Hearing allows us to do our everyday activities and improves our lives. It enables us to communicate, socialize, and interact in our environment. Good hearing also helps to keep us safe, warning us of dangers or alerting us to someone else’s distress. Hearing is necessary for us to be able to participate in life more fully. Our hearing provides us with a huge source of information; some of it is known to us and some we don’t even notice but when combined, this information gives us the opportunity to be aware and interact in our world. Hearing helps us live our everyday lives without limitations. Some everyday situations where are hearing is important are at work, at social occasions, learning, and for our own safety.
Our ears are intricate pieces of work and there is a lot to the anatomy and physiology of how the ear. The visible or external part of the ear has more of an action like funnel, amplifying sound waves to be captured and easily directed in the ear canal. The Pinna has an interesting role allowing the canal to receive low sound frequencies by reflecting off of the Pinna. The interesting observation about the Pinna is that not only does it act as a reflector for low frequency but acts as a filter for High frequencies to not destroy the ear drum. (http://en.wikipedia.org/wiki/Pinna_(anatomy))
The Tragus is the small piece of skin that covers the ear canal. Its name came from the Greek term of a goat because of the hair that grows off of it resembled a goat’s beard. The hair off of this does have a use though as it collects sound from behind. Below the tragus is the Ear Lobe which does not have any major function for the body but it is the area that people pierce to have earrings. Sometime people have allergic reactions to metals which the ear then rejects the earrings. Another problem known by the ear lobes are when they heal they sometimes create keloids. A keloid is not a reaction but a growth of scar tissue that is created by over puncturing of the ear. (http://en.wikipedia.org/wiki/Keloid)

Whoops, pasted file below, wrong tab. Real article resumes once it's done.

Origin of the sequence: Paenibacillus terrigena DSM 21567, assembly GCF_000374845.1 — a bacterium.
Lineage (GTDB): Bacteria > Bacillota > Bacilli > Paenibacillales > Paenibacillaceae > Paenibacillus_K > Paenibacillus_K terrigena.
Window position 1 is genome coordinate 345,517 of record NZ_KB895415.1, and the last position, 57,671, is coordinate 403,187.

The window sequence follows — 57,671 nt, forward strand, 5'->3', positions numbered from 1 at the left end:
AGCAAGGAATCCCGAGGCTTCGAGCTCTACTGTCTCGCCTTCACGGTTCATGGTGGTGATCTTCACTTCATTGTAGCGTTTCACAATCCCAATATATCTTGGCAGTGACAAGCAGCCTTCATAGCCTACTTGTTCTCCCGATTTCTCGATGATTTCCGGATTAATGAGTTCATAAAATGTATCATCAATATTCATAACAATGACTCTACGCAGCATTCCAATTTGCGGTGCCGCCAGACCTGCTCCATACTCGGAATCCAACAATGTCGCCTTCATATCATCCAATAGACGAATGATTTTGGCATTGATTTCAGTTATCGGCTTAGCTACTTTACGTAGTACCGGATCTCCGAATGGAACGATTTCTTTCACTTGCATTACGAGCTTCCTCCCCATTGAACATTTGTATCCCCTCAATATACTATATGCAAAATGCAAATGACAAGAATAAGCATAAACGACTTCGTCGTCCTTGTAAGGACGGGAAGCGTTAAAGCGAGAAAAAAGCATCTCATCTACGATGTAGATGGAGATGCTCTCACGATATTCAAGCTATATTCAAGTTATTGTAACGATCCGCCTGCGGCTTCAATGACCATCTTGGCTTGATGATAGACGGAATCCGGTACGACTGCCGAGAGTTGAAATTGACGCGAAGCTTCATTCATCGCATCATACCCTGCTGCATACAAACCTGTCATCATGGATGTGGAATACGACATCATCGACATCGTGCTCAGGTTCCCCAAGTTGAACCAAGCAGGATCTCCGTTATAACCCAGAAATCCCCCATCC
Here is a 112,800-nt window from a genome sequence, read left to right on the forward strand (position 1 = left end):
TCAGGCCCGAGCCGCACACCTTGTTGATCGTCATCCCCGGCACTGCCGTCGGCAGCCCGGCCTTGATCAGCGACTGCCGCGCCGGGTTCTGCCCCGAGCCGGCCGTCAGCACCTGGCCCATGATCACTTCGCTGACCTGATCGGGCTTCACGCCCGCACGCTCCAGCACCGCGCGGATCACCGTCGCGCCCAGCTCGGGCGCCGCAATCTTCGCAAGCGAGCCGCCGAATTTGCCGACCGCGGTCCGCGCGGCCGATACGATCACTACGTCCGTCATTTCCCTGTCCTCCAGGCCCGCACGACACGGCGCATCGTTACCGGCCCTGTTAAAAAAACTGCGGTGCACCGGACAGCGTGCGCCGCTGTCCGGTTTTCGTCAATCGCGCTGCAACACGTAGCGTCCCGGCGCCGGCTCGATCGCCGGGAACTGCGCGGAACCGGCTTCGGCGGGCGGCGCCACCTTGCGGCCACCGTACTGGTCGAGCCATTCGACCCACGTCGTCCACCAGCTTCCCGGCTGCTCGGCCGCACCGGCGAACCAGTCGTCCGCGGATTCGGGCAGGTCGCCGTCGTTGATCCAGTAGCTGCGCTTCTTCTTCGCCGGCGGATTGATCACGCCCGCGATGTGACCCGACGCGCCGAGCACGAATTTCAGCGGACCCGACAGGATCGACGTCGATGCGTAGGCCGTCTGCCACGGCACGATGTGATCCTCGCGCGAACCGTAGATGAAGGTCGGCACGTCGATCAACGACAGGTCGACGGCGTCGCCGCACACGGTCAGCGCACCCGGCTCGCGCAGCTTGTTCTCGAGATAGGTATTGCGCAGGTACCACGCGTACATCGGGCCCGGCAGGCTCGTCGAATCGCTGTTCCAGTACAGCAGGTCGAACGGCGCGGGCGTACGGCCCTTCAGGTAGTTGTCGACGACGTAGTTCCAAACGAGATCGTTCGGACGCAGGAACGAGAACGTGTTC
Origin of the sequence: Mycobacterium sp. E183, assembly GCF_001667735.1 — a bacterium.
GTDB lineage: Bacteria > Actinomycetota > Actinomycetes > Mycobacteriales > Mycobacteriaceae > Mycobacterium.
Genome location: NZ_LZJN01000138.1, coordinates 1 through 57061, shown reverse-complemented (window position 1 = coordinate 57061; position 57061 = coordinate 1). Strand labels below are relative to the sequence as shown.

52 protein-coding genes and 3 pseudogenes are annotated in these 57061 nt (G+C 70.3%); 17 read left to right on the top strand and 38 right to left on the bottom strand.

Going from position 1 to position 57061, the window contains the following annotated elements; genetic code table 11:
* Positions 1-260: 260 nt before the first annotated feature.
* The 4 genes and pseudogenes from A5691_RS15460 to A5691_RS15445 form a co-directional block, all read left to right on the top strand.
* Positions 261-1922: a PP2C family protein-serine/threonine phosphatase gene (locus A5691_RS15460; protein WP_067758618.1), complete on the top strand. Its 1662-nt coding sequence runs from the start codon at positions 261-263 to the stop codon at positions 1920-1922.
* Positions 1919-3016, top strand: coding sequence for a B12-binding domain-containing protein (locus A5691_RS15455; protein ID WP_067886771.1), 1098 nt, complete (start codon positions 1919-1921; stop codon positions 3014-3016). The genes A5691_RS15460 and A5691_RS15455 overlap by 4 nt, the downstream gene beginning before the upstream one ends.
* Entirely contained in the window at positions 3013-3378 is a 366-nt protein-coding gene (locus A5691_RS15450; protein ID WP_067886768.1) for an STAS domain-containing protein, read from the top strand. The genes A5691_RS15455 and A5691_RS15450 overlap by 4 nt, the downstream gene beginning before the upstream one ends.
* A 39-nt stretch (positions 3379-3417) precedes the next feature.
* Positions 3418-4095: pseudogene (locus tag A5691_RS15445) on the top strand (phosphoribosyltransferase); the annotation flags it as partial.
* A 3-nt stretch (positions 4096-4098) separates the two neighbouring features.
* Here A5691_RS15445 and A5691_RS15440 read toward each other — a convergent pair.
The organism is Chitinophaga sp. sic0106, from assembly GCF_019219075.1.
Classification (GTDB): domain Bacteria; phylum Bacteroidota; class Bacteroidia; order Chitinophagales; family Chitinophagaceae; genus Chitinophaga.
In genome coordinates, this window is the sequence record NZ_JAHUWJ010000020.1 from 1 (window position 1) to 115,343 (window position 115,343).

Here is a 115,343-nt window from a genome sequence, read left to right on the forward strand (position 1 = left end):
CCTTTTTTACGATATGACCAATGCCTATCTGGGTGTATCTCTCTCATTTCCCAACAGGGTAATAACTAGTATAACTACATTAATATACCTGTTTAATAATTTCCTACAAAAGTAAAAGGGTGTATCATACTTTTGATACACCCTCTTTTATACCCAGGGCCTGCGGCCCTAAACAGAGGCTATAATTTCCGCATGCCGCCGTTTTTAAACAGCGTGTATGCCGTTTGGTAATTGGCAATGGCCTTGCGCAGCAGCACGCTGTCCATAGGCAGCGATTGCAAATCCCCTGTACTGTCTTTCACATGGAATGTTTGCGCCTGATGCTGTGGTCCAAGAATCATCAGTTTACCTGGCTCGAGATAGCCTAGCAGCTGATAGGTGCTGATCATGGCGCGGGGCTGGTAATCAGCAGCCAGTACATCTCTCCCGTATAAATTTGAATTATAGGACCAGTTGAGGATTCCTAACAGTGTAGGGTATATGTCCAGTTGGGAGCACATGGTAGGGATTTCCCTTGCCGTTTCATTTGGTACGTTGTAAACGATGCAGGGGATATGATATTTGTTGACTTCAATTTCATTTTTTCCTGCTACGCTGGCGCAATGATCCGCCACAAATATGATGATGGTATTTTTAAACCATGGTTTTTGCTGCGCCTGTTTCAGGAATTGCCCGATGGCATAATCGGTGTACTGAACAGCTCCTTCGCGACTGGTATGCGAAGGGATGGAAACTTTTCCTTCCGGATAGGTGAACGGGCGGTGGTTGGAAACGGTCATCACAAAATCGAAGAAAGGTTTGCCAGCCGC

Working your way into the External ear canal and Middle ear is where sound waves are transported to. The External ear canal allows for a strait passage to the Tympanic membrane otherwise known as the ear drum. The tympanic membrane is very thin but strong and as sound hits this membrane it vibrates. The membrane sends vibrations to the ossicles in the middle of the ear. Damage to the ear drum is very common in some sports like swimming and scuba diving as the pressure of the water ruptures the ear drum. Rupture of the ear drum can also occur from traveling by plane or to high mountain tops as the pressure closes in the membrane. Lastly the ear drum can be damaged by a foreign object being stuck to far into the ear canal or by an extremely loud noise or explosion which would cause Tennititus which I will explain later on.
`The Ossiclea would be the next step in how sound is heard. The Ossicles are the three smallest bones in the entire body,...